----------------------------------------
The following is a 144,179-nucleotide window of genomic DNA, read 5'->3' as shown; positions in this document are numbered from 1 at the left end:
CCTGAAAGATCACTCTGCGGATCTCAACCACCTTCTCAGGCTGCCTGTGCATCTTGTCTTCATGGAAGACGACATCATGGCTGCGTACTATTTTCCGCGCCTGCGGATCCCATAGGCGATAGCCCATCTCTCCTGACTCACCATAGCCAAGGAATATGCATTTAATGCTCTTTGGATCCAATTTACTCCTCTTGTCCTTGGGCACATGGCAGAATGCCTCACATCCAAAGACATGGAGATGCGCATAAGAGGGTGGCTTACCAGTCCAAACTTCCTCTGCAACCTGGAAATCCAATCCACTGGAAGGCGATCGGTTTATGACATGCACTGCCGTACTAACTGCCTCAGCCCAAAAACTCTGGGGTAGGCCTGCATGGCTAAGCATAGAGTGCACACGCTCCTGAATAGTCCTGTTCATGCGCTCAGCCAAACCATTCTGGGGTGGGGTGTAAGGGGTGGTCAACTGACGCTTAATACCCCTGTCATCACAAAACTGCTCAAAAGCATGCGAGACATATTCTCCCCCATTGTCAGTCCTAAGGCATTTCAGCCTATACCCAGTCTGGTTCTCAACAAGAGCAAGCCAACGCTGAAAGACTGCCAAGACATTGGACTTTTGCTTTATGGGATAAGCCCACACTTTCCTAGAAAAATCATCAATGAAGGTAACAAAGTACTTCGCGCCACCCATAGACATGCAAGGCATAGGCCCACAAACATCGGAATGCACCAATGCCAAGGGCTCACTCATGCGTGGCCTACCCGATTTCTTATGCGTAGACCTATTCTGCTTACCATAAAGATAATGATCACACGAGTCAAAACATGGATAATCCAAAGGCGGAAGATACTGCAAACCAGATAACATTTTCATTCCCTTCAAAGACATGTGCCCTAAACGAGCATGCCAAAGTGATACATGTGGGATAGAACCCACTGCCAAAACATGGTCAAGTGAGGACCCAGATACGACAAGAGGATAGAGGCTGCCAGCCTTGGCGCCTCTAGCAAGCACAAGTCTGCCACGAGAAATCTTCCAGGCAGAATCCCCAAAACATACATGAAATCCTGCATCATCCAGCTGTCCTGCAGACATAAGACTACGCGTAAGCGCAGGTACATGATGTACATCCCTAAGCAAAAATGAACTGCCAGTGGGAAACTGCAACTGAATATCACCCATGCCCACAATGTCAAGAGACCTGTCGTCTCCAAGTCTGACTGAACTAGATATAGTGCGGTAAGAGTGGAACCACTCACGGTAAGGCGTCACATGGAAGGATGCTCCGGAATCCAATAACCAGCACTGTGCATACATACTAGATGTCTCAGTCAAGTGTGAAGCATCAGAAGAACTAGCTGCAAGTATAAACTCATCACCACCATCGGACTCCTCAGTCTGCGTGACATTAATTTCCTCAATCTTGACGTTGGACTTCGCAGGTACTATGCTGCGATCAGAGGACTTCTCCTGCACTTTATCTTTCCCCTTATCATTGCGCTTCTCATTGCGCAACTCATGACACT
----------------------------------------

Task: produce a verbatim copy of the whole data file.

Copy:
The following is a 144,179-nucleotide window of genomic DNA, read 5'->3' as shown; positions in this document are numbered from 1 at the left end:
CCTGAAAGATCACTCTGCGGATCTCAACCACCTTCTCAGGCTGCCTGTGCATCTTGTCTTCATGGAAGACGACATCATGGCTGCGTACTATTTTCCGCGCCTGCGGATCCCATAGGCGATAGCCCATCTCTCCTGACTCACCATAGCCAAGGAATATGCATTTAATGCTCTTTGGATCCAATTTACTCCTCTTGTCCTTGGGCACATGGCAGAATGCCTCACATCCAAAGACATGGAGATGCGCATAAGAGGGTGGCTTACCAGTCCAAACTTCCTCTGCAACCTGGAAATCCAATCCACTGGAAGGCGATCGGTTTATGACATGCACTGCCGTACTAACTGCCTCAGCCCAAAAACTCTGGGGTAGGCCTGCATGGCTAAGCATAGAGTGCACACGCTCCTGAATAGTCCTGTTCATGCGCTCAGCCAAACCATTCTGGGGTGGGGTGTAAGGGGTGGTCAACTGACGCTTAATACCCCTGTCATCACAAAACTGCTCAAAAGCATGCGAGACATATTCTCCCCCATTGTCAGTCCTAAGGCATTTCAGCCTATACCCAGTCTGGTTCTCAACAAGAGCAAGCCAACGCTGAAAGACTGCCAAGACATTGGACTTTTGCTTTATGGGATAAGCCCACACTTTCCTAGAAAAATCATCAATGAAGGTAACAAAGTACTTCGCGCCACCCATAGACATGCAAGGCATAGGCCCACAAACATCGGAATGCACCAATGCCAAGGGCTCACTCATGCGTGGCCTACCCGATTTCTTATGCGTAGACCTATTCTGCTTACCATAAAGATAATGATCACACGAGTCAAAACATGGATAATCCAAAGGCGGAAGATACTGCAAACCAGATAACATTTTCATTCCCTTCAAAGACATGTGCCCTAAACGAGCATGCCAAAGTGATACATGTGGGATAGAACCCACTGCCAAAACATGGTCAAGTGAGGACCCAGATACGACAAGAGGATAGAGGCTGCCAGCCTTGGCGCCTCTAGCAAGCACAAGTCTGCCACGAGAAATCTTCCAGGCAGAATCCCCAAAACATACATGAAATCCTGCATCATCCAGCTGTCCTGCAGACATAAGACTACGCGTAAGCGCAGGTACATGATGTACATCCCTAAGCAAAAATGAACTGCCAGTGGGAAACTGCAACTGAATATCACCCATGCCCACAATGTCAAGAGACCTGTCGTCTCCAAGTCTGACTGAACTAGATATAGTGCGGTAAGAGTGGAACCACTCACGGTAAGGCGTCACATGGAAGGATGCTCCGGAATCCAATAACCAGCACTGTGCATACATACTAGATGTCTCAGTCAAGTGTGAAGCATCAGAAGAACTAGCTGCAAGTATAAACTCATCACCACCATCGGACTCCTCAGTCTGCGTGACATTAATTTCCTCAATCTTGACGTTGGACTTCGCAGGTACTATGCTGCGATCAGAGGACTTCTCCTGCACTTTATCTTTCCCCTTATCATTGCGCTTCTCATTGCGCAACTCATGACACT